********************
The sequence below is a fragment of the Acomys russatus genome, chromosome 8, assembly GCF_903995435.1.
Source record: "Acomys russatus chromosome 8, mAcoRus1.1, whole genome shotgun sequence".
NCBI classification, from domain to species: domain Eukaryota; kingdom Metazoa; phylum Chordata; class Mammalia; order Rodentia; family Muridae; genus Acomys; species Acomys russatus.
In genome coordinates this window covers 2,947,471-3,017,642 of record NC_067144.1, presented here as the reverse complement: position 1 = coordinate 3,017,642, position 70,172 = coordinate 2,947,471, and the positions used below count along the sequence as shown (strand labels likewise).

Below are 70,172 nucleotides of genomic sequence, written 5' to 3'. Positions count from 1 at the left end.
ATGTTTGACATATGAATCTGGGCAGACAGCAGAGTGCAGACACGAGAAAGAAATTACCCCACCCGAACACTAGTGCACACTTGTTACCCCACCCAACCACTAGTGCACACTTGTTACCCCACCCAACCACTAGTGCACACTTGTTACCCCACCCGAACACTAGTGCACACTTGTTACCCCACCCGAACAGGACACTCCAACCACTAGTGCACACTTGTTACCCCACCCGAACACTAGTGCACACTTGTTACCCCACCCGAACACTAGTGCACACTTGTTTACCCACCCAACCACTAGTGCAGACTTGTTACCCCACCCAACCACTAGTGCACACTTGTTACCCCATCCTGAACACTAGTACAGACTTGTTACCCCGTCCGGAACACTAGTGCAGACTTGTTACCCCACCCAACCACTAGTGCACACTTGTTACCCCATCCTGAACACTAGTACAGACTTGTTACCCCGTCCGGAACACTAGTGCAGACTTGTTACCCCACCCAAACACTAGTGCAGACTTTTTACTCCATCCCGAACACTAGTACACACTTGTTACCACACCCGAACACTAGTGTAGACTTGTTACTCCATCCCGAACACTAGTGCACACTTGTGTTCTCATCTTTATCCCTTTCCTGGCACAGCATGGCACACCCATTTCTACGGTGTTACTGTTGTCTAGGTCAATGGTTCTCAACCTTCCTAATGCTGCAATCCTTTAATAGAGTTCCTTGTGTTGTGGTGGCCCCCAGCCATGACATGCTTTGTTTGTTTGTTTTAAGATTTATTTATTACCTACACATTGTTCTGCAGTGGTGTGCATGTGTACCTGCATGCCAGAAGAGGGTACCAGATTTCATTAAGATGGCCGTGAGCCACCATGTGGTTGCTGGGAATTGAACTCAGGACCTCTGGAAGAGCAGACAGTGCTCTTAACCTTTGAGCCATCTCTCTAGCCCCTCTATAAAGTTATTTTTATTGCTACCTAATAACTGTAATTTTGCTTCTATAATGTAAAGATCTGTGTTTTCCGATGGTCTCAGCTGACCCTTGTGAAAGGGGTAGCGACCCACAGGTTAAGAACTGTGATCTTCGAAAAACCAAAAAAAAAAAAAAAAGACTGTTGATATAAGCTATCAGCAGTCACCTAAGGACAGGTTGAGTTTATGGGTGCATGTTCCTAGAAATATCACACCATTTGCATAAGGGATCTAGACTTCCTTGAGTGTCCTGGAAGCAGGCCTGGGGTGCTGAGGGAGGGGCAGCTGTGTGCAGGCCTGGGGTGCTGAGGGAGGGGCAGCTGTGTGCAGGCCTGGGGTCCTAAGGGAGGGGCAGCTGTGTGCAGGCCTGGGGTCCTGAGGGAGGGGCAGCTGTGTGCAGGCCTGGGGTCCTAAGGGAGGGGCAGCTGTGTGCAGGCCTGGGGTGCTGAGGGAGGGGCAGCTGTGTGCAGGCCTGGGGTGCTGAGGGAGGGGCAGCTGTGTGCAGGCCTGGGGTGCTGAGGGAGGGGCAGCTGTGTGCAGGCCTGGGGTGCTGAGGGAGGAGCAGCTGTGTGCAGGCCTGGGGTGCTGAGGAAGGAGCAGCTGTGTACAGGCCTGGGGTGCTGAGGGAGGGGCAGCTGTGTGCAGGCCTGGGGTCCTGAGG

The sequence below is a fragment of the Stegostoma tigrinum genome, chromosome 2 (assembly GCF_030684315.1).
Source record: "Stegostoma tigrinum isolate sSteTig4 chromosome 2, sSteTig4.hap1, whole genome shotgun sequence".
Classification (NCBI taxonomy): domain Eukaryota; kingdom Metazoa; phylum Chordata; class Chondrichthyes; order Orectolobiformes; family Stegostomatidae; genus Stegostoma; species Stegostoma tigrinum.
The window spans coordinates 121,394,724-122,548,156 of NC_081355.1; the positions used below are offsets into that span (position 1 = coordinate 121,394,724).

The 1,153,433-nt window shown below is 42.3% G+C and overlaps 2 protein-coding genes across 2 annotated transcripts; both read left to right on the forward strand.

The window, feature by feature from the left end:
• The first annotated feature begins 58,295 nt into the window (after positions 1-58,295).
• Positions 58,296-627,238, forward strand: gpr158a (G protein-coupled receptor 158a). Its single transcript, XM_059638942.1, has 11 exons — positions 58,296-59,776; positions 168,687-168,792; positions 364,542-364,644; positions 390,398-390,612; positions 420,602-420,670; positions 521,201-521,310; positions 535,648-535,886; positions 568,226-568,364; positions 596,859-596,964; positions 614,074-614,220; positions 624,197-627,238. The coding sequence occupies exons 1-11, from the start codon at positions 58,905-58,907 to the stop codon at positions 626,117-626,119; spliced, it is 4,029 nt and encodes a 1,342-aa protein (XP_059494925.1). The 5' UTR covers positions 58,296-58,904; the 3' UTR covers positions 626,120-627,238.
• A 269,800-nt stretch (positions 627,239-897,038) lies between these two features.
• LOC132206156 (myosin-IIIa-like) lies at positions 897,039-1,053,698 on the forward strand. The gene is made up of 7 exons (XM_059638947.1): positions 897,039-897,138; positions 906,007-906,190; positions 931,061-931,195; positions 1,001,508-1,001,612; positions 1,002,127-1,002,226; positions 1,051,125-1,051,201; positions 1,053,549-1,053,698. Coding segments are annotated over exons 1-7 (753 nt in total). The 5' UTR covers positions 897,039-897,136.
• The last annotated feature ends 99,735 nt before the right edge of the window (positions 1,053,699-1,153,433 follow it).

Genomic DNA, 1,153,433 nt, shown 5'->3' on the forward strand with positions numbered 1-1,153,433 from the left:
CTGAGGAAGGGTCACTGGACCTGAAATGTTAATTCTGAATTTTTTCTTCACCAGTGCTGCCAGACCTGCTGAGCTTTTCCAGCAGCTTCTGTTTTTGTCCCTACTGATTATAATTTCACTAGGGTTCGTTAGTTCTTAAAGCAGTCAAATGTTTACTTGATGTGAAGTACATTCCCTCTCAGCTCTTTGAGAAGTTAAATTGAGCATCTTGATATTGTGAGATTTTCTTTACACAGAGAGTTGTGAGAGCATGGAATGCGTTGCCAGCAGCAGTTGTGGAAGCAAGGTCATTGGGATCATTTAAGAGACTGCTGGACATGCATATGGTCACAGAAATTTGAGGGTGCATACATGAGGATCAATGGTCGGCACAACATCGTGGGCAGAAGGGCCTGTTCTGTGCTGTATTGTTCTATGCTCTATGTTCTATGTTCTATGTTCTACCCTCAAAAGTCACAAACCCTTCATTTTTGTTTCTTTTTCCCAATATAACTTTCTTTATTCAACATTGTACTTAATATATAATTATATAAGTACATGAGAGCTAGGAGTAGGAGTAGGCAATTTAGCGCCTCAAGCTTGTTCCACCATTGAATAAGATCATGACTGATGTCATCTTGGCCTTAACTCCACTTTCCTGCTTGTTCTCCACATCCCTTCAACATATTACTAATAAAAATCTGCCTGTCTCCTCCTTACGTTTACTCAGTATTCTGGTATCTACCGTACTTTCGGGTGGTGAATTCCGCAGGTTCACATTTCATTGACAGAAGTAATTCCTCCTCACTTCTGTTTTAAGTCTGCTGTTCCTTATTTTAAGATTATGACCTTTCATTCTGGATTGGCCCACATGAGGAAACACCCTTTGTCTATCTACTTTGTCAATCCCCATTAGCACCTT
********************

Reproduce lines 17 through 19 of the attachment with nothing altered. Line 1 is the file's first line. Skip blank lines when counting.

• The last annotated feature ends 99,735 nt before the right edge of the window (positions 1,053,699-1,153,433 follow it).

Genomic DNA, 1,153,433 nt, shown 5'->3' on the forward strand with positions numbered 1-1,153,433 from the left:
CTGAGGAAGGGTCACTGGACCTGAAATGTTAATTCTGAATTTTTTCTTCACCAGTGCTGCCAGACCTGCTGAGCTTTTCCAGCAGCTTCTGTTTTTGTCCCTACTGATTATAATTTCACTAGGGTTCGTTAGTTCTTAAAGCAGTCAAATGTTTACTTGATGTGAAGTACATTCCCTCTCAGCTCTTTGAGAAGTTAAATTGAGCATCTTGATATTGTGAGATTTTCTTTACACAGAGAGTTGTGAGAGCATGGAATGCGTTGCCAGCAGCAGTTGTGGAAGCAAGGTCATTGGGATCATTTAAGAGACTGCTGGACATGCATATGGTCACAGAAATTTGAGGGTGCATACATGAGGATCAATGGTCGGCACAACATCGTGGGCAGAAGGGCCTGTTCTGTGCTGTATTGTTCTATGCTCTATGTTCTATGTTCTATGTTCTACCCTCAAAAGTCACAAACCCTTCATTTTTGTTTCTTTTTCCCAATATAACTTTCTTTATTCAACATTGTACTTAATATATAATTATATAAGTACATGAGAGCTAGGAGTAGGAGTAGGCAATTTAGCGCCTCAAGCTTGTTCCACCATTGAATAAGATCATGACTGATGTCATCTTGGCCTTAACTCCACTTTCCTGCTTGTTCTCCACATCCCTTCAACATATTACTAATAAAAATCTGCCTGTCTCCTCCTTACGTTTACTCAGTATTCTGGTATCTACCGTACTTTCGGGTGGTGAATTCCGCAGGTTCACATTTCATTGACAGAAGTAATTCCTCCTCACTTCTGTTTTAAGTCTGCTGTTCCTTATTTTAAGATTATGACCTTTCATTCTGGATTGGCCCACATGAGGAAACACCCTTTGTCTATCTACTTTGTCAATCCCCATTAGCACCTT